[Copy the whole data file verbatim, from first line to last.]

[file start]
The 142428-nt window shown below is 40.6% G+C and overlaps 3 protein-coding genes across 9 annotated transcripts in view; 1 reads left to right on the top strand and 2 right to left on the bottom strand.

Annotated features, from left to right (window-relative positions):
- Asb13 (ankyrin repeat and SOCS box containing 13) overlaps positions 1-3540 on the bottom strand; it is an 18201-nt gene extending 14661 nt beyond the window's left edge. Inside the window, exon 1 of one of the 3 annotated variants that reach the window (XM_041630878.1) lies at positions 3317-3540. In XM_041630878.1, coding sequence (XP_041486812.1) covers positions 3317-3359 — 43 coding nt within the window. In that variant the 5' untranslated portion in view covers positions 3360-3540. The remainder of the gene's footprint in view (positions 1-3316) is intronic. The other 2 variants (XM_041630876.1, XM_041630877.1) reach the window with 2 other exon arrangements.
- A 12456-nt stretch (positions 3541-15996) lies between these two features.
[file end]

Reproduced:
The 142428-nt window shown below is 40.6% G+C and overlaps 3 protein-coding genes across 9 annotated transcripts in view; 1 reads left to right on the top strand and 2 right to left on the bottom strand.

Annotated features, from left to right (window-relative positions):
- Asb13 (ankyrin repeat and SOCS box containing 13) overlaps positions 1-3540 on the bottom strand; it is an 18201-nt gene extending 14661 nt beyond the window's left edge. Inside the window, exon 1 of one of the 3 annotated variants that reach the window (XM_041630878.1) lies at positions 3317-3540. In XM_041630878.1, coding sequence (XP_041486812.1) covers positions 3317-3359 — 43 coding nt within the window. In that variant the 5' untranslated portion in view covers positions 3360-3540. The remainder of the gene's footprint in view (positions 1-3316) is intronic. The other 2 variants (XM_041630876.1, XM_041630877.1) reach the window with 2 other exon arrangements.
- A 12456-nt stretch (positions 3541-15996) lies between these two features.